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"Five countries cannot arrogate to themselves forever the exclusive privilege of having their fingers on the nuclear trigger…. If the laws of humanity and the dictates of the public conscience demand the prohibition of such weapons, the five nuclear-weapon states, however powerful, cannot stand against them."-- Razali Ismail, Permanent Representative of Malaysia to the United Nations, to the International Court of Justice, 7 Nov. 1995
The Legality of Threat or Use of Nuclear Weapons:
By John Burroughs
Forward by Phon van den Biesen
The 20th century has been defined in large part by the unleashing of the terrible destructive power of the atom, and the subsequent struggle to overcome the threat of nuclear annihilation. If humankind survives, the 8 July 1996 Advisory Opinion of the International Court of Justice, and the extraordinary process that led up to it, will have played an essential role. The Legality of Threat or Use of Nuclear Weapons is a concise yet thorough guide to the case. In straightforward language, it describes the history of this unprecedented initiative and summarizes and explains the Court's findings, and the separate statements of the judges. States' arguments to the Court, including the moving testimony of the mayors of Hiroshima and Nagasaki, are also described and excerpted. The author provides cogent expert analysis and, most importantly, reveals how the opinion imparts hope and points the way to the future:
The Court has authoritatively interpreted law which states acknowledge they must follow, including humanitarian law protecting civilians from indiscriminate effects of warfare, the United Nations Charter, and the Nuclear Non-Proliferation Treaty. The implications are profound: abandonment of reliance on the threatened use of nuclear weapons as an instrument of national policy, and expeditious elimination of nuclear arsenals. The opinion can be cited as an authoritative statement of the law in any political or legal setting -- including the United Nations and national courts and parliaments -- in which nuclear weapon policies are challenged.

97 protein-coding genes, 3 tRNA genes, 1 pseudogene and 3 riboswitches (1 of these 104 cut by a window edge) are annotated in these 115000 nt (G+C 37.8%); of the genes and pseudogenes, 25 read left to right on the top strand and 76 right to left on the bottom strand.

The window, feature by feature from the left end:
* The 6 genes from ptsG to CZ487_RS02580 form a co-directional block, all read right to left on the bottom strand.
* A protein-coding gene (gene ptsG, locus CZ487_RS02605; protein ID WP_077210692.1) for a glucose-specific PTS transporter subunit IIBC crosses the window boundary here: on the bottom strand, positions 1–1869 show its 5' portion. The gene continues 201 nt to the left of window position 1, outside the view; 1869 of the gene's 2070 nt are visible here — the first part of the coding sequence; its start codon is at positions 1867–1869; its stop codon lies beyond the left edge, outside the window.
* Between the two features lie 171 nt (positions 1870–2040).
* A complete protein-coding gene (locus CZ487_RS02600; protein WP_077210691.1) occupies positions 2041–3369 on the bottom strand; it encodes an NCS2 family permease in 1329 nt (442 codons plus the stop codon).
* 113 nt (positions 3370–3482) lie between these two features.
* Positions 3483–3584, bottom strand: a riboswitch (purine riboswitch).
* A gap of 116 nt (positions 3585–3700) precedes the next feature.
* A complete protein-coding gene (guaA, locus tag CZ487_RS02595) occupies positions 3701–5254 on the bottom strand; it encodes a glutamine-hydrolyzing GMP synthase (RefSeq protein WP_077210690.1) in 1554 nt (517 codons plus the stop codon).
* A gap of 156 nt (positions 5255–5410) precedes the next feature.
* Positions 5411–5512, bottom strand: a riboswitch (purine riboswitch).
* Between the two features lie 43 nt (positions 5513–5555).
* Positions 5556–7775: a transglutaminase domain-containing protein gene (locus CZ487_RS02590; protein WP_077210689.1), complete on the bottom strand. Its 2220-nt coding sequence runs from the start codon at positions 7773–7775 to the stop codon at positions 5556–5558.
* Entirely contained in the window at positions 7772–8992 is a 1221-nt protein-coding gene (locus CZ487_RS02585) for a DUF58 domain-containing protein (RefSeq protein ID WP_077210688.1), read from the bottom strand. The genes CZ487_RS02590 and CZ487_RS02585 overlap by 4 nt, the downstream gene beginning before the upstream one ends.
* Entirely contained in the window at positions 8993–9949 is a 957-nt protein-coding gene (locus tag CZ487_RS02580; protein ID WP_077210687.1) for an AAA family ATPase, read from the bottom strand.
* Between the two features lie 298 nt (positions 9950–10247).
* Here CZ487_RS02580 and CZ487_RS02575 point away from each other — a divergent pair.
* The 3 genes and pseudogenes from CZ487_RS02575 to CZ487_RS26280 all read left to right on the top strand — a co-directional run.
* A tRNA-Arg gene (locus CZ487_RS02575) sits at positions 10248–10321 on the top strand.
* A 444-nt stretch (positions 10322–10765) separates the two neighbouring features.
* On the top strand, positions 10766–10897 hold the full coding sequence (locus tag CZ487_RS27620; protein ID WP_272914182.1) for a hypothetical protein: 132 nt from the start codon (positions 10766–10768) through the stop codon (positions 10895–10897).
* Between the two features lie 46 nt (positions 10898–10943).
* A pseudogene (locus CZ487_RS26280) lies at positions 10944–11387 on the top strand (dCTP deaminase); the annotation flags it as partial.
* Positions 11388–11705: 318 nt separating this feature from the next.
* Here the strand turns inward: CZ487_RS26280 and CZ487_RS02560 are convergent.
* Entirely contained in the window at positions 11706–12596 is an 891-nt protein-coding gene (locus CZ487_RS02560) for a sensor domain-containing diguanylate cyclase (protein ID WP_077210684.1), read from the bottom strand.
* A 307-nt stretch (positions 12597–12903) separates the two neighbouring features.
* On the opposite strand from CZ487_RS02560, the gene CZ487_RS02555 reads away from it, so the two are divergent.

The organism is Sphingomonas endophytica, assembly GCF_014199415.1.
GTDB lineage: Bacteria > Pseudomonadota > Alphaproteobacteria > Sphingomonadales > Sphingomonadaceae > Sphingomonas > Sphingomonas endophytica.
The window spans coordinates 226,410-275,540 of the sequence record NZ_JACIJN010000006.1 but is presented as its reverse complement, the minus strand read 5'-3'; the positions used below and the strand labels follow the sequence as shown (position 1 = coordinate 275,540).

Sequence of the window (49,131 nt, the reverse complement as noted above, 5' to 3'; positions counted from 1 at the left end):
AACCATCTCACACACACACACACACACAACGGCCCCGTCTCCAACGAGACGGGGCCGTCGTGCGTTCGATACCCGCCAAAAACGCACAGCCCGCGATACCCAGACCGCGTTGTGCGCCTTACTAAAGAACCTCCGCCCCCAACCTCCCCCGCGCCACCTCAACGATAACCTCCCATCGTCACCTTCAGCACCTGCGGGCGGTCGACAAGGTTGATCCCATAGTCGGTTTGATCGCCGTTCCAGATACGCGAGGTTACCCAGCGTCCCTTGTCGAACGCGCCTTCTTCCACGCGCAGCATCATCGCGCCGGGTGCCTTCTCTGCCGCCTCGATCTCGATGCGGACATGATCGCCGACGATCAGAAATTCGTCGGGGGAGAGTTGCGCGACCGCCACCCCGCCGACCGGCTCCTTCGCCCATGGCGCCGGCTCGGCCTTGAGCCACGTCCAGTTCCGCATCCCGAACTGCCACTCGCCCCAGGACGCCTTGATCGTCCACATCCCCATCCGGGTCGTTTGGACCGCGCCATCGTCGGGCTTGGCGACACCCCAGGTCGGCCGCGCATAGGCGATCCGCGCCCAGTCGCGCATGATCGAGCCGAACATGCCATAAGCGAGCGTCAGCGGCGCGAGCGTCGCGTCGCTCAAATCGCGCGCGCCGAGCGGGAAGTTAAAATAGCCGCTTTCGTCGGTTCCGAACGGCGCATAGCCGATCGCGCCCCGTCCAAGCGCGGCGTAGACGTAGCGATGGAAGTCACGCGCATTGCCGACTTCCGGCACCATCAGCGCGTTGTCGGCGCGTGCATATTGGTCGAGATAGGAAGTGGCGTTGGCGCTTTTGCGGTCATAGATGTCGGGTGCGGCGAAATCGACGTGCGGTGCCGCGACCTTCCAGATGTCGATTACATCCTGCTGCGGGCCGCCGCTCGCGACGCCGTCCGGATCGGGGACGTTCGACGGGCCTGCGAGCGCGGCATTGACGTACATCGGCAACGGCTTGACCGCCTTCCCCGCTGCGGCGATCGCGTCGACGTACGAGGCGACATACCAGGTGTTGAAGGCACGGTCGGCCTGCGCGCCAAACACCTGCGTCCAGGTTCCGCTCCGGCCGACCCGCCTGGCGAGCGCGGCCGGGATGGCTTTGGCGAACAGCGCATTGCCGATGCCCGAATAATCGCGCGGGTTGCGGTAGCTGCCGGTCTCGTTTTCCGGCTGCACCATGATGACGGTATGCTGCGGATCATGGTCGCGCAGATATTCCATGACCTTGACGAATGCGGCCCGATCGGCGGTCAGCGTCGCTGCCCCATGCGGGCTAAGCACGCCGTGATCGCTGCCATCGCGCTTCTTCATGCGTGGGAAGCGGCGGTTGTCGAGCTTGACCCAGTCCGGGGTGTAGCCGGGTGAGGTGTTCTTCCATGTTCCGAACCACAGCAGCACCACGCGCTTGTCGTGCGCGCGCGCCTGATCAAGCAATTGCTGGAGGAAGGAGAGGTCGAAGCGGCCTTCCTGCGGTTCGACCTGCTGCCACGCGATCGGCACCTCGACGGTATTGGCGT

John Burroughs, an attorney with the non-profit Western States Legal Foundation in California, served as legal coordinator for the World Court Project/International Association of Lawyers Against Nuclear Arms at the November 1995 hearings before the International Court of Justice.
"The threat or use of nuclear weapons would generally be contrary to the rules of international law applicable in armed conflict, and in particular the principles and rules of humanitarian law ... There exists an obligation to pursue in good faith and bring to a conclusion negotiations leading to nuclear disarmament in all its aspects under strict and effective international control." - Advisory Opinion of the International Court of Justice, 8 July 1996
"This book shows how courageous states from the developing world, working in concert with visionary lawyers, physicians and other sectors of international civil society, boldly obtained astonishing results from the highest court in the world. The World Court clearly ruled that the threat or use of nuclear weapons is illegal in almost all conceivable circumstances. The Court further underlined the unconditional obligation of the nuclear weapon states to begin and conclude negotiations on nuclear disarmament in all its aspects. It is now up to all of us to determine the follow-up, whatever the opposition. We cannot end this century without clear commitments and steps to eliminate nuclear weapons." - Razali Ismail, Permanent Representative of Malaysia to the United Nations, President of the United Nations General Assembly, 1996-1997
"It is not often that a judicial opinion on a given question is both hailed and criticized by participants on all sides of the question. This book, written by a leading member of the team that helped to prepare the case on the illegality of the threat and use of nuclear weapons, explains succinctly what the World Court, and the judges in their separate statements, did and did not say. In so doing, it makes a compelling case for the proposition that the Opinion represents a milestone on the road to nuclear abolition." - Peter Weiss, Co-President, International Association of Lawyers Against Nuclear Arms